The differences in the conclusions reached by the current study and the earlier meta-analysis could be the result of different methods and source data, the authors suggest. They note that the current study was much larger and had "more complete ascertainment" than the previously reported study.

However, another expert is not convinced. In an accompanying editorial, the lead author of the earlier meta-analysis, Kevin T. Nead, MD, MPhil, of the Department of Radiation Oncology at the University of Pennsylvania Perelman School of Medicine, Philadelphia, says that in spite of the current study's findings, "evidence of an association is building."

Although the current study "represents an important addition to the continued investigation of ADT and dementia risk," conflicting results indicate that prospective evaluation is needed to definitively determine whether there is a causal relationship between treatment with ADT and increased dementia risk, he says.

"This potential link is particularly relevant as the population of older long-term cancer survivors continues to grow, and the connection magnifies the chronic health implications of adverse treatment effects," he points out. However, definitive answers are unlikely in the near future, he comments.

Until more is known, clinicians must be prepared to counsel patients about the potential risks of ADT treatment relative to the absolute benefits, he says. "A complete understanding of the adverse effects of this therapy is paramount to permit informed decision making and patient selection."

In future, studies will need to specifically examine dementia and should include men with intermediate-risk disease as well as those already at increased risk for cognitive decline, Dr Nead suggests. "Given the widespread use and effectiveness of ADT, investigations that replicate and assess causality of an association between ADT and dementia are critical before changes in patient care are considered."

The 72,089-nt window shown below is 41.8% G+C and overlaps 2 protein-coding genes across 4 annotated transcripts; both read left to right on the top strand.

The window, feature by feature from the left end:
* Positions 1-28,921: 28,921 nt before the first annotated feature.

Approached for comment, Alexander Kutikov, MD, professor and chief of urologic oncology at Fox Chase Cancer Center, in Philadelphia, Pennsylvania, acknowledged that the current study ― and others like it that use administration or institutional cohorts ― provide mixed data. "Immense selection biases plague such studies, thus making interpretation challenging," he told Medscape Medical News. "Fidelity of dementia and Alzheimer's [disease] diagnosis indexing is also likely imperfect in such datasets."

Still, these latest data dovetail with those of a recent prospective randomized trial, he pointed out. They show that in older men with low testosterone and age-associated memory impairment, treatment with testosterone for 1 year was not associated with improved memory or other cognitive functions in comparison with treatment with placebo.

Dr Kutikov recommended that in discussing treatment options with patients, clinicians should "communicate that some data raise concerns, while other data dispute the findings." Unlike Dr Nead, however, Dr Kutikov said that "the overall level of evidence for causality is very low, as this latest analysis underscores, and thus, in my opinion, should not have a great impact on decision making."

The question of whether ADT affects cognitive function should be "stitched into" the next large randomized therapeutic trial, he added. "Only studies of prospectively randomized cohorts who have systematic, objective, longitudinal assessments of cognitive function will definitively answer this question."

This study was funded by the National Institutes of Health. The authors, Dr Nead, and Dr Kutikov have disclosed no relevant financial relationships.

J Clin Oncol. Published on August 28, 2017. Abstract, Editorial